Bob looked at Gareg, but his face did not give away that this was a surprise to him as well.

"Why the change of plan, Sean?"

"There is no real change of plan, it is just that we have heard of some extra security measures, so it is better if a man we have on the inside can plant the jacket in a cleaning cupboard on Sunday. Pat will lead your man to it on Monday and then take up his other duties. Any objections?"

Gareg didn't have any.

"When do you want us inside?"

"Oh, twelve forty will give us all plenty of time, but if you want to get there earlier to admire the paintings, you can. You may not get another chance. Pat will contact you at twelve forty-five in the first exhibition hall after the lobby.

"We can take the vest off you in the pub here tomorrow afternoon at opening time, say at noon. A man will call and ask for 'the jacket that wants dry cleaning'. Put it in the bag that is within this carrier bag. Will that cause you any problems?"

"No, none at all. However, if we are going to do it that way, and I do think it's a good idea, let's put a few things in the bag for Bob too."

"Sure, no problem either. If that is all, gentlemen, we will take our leave of you. Good night."

On Monday morning at eight o' clock, they ate a full Irish breakfast and ran through the plan with its minor amendment once again in Gareg's room.

"Have you written that letter to your mother, Peter?" asked Bob.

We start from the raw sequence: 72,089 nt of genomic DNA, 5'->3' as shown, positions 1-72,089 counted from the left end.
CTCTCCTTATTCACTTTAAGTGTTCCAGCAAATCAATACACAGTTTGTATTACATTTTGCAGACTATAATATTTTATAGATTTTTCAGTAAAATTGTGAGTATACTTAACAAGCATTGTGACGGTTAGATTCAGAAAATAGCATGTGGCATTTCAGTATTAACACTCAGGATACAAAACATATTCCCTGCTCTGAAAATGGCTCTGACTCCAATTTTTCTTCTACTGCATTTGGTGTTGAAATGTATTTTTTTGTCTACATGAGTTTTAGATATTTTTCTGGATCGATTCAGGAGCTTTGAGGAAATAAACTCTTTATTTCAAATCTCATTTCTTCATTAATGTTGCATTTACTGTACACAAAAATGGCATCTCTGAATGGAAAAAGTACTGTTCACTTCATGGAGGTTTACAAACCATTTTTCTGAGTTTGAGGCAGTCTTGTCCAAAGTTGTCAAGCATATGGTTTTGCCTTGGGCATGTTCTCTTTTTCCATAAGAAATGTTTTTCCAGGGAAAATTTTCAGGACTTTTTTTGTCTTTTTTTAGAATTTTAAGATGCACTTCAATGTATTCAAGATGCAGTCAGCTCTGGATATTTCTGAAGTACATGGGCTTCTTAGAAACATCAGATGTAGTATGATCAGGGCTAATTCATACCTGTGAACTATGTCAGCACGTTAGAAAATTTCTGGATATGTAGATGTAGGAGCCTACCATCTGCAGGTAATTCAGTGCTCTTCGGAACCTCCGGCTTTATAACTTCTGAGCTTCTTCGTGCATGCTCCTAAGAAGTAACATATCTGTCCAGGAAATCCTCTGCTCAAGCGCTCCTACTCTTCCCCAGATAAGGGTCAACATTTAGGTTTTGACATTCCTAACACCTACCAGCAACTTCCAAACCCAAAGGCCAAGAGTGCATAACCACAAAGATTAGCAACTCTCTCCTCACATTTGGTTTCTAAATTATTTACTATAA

"Yes, it's in there. I haven't sealed it so you can check it if you like, but I haven't mentioned you or how I will die."

"Can I get you anything before I leave?"

"Some methadone and a few tots to stop me shaking wouldn't go amiss."

Bob got the methadone out of the fridge and poured three large whiskies, which he handed around.

"To those who are about to die, we salute you, " said Bob and he and Gareg raised their glasses. Then they took a taxi to a pub near the museum, where they each had a couple of rounds and waited for twelve thirty, when it would be time to leave. Gareg said goodbye to Peter in the pub, but Bob walked with him.

They entered the foyer and proceeded to their meeting point where Pat, dressed in a janitor's uniform approached them and led them away. They were shown to a well-hidden cupboard, which Peter and Bob entered. Bob helped him on with the large, heavy Crombie, then changed his own shirt, and put on a black wig, a jacket and a trilby.

"Take these, they will help steady your nerves, " said Bob.